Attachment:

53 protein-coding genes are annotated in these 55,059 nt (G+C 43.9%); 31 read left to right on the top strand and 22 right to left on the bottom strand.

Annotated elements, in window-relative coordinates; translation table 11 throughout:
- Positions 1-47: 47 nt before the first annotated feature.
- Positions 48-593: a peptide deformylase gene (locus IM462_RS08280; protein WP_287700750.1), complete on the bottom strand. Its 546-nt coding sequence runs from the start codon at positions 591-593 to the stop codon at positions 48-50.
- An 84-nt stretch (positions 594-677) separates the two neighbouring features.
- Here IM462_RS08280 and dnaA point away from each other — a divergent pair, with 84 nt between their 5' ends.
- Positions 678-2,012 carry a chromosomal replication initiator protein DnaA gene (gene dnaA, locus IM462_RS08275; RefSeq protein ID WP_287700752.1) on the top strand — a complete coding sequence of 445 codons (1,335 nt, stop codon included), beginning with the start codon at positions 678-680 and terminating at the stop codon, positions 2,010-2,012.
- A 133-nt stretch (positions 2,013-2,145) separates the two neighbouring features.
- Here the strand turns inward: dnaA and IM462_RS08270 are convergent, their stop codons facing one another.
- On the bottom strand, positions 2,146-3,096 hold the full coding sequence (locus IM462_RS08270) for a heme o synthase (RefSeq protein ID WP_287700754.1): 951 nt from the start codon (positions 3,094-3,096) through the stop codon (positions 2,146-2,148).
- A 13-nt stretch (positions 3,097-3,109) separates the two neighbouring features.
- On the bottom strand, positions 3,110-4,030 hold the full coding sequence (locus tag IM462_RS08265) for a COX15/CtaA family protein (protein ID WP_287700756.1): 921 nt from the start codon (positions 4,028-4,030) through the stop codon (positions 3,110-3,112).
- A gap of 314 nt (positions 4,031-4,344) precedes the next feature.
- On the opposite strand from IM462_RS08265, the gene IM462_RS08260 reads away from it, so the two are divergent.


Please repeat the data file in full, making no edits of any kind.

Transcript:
53 protein-coding genes are annotated in these 55,059 nt (G+C 43.9%); 31 read left to right on the top strand and 22 right to left on the bottom strand.

Annotated elements, in window-relative coordinates; translation table 11 throughout:
- Positions 1-47: 47 nt before the first annotated feature.
- Positions 48-593: a peptide deformylase gene (locus IM462_RS08280; protein WP_287700750.1), complete on the bottom strand. Its 546-nt coding sequence runs from the start codon at positions 591-593 to the stop codon at positions 48-50.
- An 84-nt stretch (positions 594-677) separates the two neighbouring features.
- Here IM462_RS08280 and dnaA point away from each other — a divergent pair, with 84 nt between their 5' ends.
- Positions 678-2,012 carry a chromosomal replication initiator protein DnaA gene (gene dnaA, locus IM462_RS08275; RefSeq protein ID WP_287700752.1) on the top strand — a complete coding sequence of 445 codons (1,335 nt, stop codon included), beginning with the start codon at positions 678-680 and terminating at the stop codon, positions 2,010-2,012.
- A 133-nt stretch (positions 2,013-2,145) separates the two neighbouring features.
- Here the strand turns inward: dnaA and IM462_RS08270 are convergent, their stop codons facing one another.
- On the bottom strand, positions 2,146-3,096 hold the full coding sequence (locus IM462_RS08270) for a heme o synthase (RefSeq protein ID WP_287700754.1): 951 nt from the start codon (positions 3,094-3,096) through the stop codon (positions 2,146-2,148).
- A 13-nt stretch (positions 3,097-3,109) separates the two neighbouring features.
- On the bottom strand, positions 3,110-4,030 hold the full coding sequence (locus tag IM462_RS08265) for a COX15/CtaA family protein (protein ID WP_287700756.1): 921 nt from the start codon (positions 4,028-4,030) through the stop codon (positions 3,110-3,112).
- A gap of 314 nt (positions 4,031-4,344) precedes the next feature.
- On the opposite strand from IM462_RS08265, the gene IM462_RS08260 reads away from it, so the two are divergent.